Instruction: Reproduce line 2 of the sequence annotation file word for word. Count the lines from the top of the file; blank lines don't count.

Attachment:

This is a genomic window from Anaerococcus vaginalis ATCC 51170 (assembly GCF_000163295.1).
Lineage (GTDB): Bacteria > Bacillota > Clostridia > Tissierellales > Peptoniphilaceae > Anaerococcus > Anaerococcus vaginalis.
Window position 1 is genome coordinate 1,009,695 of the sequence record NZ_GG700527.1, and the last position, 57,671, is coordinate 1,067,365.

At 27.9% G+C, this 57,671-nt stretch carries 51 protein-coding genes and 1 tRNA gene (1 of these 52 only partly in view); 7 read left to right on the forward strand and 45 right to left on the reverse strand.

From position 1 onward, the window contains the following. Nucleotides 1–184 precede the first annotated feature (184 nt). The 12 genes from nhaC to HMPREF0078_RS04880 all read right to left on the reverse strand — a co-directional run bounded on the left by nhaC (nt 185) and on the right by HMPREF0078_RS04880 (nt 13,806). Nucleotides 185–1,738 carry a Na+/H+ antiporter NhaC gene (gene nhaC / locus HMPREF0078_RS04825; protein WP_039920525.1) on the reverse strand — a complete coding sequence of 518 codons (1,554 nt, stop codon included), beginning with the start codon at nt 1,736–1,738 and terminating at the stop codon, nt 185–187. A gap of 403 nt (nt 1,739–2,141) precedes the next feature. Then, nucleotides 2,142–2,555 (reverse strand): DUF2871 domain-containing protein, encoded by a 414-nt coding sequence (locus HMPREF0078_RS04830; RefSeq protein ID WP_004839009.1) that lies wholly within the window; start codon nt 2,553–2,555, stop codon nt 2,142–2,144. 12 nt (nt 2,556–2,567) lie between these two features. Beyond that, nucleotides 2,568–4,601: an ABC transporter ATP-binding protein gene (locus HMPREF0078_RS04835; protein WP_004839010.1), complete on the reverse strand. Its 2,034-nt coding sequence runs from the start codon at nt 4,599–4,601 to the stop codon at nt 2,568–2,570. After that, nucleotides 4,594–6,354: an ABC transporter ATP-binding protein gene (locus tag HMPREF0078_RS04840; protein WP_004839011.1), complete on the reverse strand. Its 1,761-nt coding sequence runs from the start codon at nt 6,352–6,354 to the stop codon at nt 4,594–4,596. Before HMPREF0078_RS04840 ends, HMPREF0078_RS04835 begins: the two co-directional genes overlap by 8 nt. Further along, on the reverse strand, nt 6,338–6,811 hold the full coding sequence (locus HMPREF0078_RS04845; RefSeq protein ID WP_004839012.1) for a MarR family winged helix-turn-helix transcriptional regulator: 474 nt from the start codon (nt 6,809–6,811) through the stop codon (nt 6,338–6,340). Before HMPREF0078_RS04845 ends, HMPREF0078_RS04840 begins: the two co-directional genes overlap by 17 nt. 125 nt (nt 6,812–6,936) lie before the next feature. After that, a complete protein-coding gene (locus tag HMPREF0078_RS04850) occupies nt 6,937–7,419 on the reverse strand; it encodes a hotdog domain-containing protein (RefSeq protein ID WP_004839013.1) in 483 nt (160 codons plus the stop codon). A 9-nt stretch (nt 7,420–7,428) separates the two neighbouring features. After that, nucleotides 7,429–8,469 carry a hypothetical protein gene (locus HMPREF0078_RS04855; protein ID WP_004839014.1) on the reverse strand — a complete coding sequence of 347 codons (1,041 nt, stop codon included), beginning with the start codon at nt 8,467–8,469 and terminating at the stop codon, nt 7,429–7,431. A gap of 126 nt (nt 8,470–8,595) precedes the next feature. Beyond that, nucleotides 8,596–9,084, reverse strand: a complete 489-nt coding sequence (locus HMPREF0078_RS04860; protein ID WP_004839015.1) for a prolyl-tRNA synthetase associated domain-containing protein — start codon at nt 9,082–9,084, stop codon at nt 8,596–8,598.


Lineage (GTDB): Bacteria > Bacillota > Clostridia > Tissierellales > Peptoniphilaceae > Anaerococcus > Anaerococcus vaginalis.